A few days ago I pointed out some pending legislation in Georgia and offered a few thoughts. The hook for the legislation, of course, is the widely-shared sense of unease generated by the octuplets case. But the point I’ve been trying to make is that many different people/groups with many different interests could use the sudden public cry for action to advance regulations that do a lot of things, some of which may be to actually address the octuplet problem.
It’s in that context that I think the Georgia legislation is important. I gather it doesn’t have any real chance of passage, but it is a fine example of a bill that advances a whole bunch of ideological points, only some of which have to do with the octuplets.
It seems that was even more true than I knew. Here’s a post from another blog that offers further details about the pending Georgia legislation. Many of the points raised are troubling.
Notice, for example, that the legislation seeks to restrict use of ART to instances of infertility. I pick this point because at first blush it may seem quite a reasonable idea. But at least a couple of questions spring to mind immediately and make me wary of this.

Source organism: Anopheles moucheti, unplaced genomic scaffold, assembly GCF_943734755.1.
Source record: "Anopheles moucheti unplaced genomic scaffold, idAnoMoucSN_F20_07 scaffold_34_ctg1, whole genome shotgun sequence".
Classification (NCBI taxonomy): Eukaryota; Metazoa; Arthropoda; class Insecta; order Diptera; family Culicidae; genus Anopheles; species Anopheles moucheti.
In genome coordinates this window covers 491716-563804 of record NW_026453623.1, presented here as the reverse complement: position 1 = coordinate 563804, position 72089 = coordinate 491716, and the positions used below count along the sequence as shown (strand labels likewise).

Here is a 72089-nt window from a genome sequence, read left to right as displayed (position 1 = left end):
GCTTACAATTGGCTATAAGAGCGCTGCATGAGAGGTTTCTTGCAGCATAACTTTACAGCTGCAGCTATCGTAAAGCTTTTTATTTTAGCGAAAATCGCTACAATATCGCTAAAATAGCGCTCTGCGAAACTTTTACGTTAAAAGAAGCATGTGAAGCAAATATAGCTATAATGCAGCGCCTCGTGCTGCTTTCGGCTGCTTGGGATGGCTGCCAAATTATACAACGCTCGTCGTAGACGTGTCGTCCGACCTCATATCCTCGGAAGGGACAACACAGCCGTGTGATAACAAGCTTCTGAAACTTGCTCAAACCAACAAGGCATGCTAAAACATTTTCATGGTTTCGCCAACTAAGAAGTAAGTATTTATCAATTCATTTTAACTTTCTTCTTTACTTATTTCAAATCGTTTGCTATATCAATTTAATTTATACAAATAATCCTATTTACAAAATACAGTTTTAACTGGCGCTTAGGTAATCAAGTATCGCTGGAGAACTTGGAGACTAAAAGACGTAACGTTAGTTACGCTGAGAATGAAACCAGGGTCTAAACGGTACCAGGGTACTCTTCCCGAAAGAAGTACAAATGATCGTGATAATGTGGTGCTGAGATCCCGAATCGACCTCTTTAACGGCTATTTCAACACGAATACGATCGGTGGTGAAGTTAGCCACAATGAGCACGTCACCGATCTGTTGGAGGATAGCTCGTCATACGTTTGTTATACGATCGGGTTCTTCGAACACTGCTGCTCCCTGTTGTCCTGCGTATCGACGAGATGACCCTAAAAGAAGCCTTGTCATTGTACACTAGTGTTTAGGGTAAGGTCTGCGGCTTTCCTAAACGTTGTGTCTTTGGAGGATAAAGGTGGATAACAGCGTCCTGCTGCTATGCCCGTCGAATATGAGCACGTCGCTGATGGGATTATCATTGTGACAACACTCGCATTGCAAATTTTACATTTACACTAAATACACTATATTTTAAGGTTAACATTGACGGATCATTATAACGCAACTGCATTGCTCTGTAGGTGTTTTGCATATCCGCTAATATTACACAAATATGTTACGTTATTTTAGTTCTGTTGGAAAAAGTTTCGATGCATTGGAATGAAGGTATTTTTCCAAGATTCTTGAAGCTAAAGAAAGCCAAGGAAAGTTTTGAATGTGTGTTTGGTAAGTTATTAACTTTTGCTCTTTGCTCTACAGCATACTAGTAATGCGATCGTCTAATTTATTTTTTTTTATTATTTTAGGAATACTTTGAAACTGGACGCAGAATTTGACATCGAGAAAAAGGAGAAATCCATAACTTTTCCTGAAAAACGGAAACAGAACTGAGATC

First, does this address any actual problem? Are there people who are using ART just for the fun of it? Surely the vast majority of people who use ART do so because they have not been able to or cannot conceive in the ordinary fashion.
This leads to the second question, which really rises from the first. Who’s going to say what infertility is? Are all single people, by definition, infertile and therefore qualified to use ART? Or are most single people disqualified because they won’t meet some medical definition of infertility?
Now given what else I know about the proponents of this statute (see my earlier post) I’m guessing they’re not wild about single people having access to ART so they are going to say that they are not infertile. But really, who knows?
The key thing to see is how slippery regulation can be, how regulation aimed at one thing can slide over into other areas, and how alert one must be to all the possible consequences.